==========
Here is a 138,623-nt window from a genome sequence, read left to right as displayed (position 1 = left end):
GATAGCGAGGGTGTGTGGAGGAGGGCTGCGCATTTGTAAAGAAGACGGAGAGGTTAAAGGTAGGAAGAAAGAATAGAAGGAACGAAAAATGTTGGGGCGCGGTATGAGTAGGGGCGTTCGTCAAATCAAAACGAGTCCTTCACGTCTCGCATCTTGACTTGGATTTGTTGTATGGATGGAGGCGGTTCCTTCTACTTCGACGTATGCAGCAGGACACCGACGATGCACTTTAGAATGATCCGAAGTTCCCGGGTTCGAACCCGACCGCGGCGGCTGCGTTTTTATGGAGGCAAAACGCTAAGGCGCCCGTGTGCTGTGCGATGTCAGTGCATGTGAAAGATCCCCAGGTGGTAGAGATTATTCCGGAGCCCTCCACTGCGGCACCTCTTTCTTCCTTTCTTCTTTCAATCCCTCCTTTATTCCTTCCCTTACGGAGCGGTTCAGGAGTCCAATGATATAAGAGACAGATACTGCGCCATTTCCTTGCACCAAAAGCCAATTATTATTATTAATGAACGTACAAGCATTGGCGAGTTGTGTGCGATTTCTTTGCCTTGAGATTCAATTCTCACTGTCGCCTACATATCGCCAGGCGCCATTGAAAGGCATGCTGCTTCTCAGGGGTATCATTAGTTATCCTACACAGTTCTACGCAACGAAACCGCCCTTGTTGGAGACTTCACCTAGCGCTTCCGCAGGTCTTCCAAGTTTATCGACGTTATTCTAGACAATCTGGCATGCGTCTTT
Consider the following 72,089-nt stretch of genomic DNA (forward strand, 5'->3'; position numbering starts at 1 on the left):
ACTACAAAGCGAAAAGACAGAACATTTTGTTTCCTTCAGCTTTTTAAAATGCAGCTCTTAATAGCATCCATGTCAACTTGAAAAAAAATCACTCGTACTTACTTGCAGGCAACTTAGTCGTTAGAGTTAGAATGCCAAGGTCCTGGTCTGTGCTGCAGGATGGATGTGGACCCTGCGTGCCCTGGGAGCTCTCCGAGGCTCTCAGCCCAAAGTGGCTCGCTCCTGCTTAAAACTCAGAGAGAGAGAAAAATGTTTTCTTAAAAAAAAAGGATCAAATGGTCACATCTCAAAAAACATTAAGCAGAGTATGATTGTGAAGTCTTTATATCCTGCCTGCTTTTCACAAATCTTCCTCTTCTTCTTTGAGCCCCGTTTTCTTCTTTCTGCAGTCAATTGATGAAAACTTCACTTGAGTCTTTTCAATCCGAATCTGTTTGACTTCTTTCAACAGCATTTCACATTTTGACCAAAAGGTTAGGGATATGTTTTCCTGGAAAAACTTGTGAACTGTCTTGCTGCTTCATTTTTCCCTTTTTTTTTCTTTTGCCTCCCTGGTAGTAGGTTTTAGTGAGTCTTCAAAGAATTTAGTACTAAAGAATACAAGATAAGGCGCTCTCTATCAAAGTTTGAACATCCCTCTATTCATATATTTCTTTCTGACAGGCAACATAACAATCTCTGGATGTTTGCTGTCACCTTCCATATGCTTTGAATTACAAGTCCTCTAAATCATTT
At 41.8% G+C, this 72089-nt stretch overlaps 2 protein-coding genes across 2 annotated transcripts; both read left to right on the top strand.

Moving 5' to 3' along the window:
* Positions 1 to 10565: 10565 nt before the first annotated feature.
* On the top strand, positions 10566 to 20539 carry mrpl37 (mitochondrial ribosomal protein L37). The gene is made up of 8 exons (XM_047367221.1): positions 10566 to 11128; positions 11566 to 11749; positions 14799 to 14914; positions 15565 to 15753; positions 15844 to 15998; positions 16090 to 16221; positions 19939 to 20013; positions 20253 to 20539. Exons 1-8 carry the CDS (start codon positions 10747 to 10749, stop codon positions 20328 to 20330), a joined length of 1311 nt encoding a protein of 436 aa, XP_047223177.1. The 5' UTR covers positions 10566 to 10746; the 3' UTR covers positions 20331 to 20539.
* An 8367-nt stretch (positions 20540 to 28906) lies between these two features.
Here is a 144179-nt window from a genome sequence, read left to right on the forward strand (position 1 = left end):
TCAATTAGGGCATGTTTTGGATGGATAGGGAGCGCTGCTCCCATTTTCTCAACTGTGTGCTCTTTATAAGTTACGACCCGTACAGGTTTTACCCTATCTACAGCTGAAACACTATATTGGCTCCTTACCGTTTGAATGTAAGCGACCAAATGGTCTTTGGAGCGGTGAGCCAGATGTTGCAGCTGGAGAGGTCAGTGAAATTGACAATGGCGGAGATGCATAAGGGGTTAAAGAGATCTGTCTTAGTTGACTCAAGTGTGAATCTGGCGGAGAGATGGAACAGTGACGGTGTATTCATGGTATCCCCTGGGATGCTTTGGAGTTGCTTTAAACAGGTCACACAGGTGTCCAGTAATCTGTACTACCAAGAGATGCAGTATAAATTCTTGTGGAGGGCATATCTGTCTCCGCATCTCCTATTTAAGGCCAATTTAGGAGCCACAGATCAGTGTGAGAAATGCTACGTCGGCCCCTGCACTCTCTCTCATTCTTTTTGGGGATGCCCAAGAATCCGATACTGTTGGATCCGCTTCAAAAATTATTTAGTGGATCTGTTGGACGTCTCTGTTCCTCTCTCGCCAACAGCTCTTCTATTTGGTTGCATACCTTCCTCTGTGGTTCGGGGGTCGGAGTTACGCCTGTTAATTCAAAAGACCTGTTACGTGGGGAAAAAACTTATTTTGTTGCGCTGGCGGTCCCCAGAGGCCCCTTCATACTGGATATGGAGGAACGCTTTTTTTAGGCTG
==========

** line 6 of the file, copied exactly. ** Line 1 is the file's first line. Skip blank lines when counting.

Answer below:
Moving 5' to 3' along the window: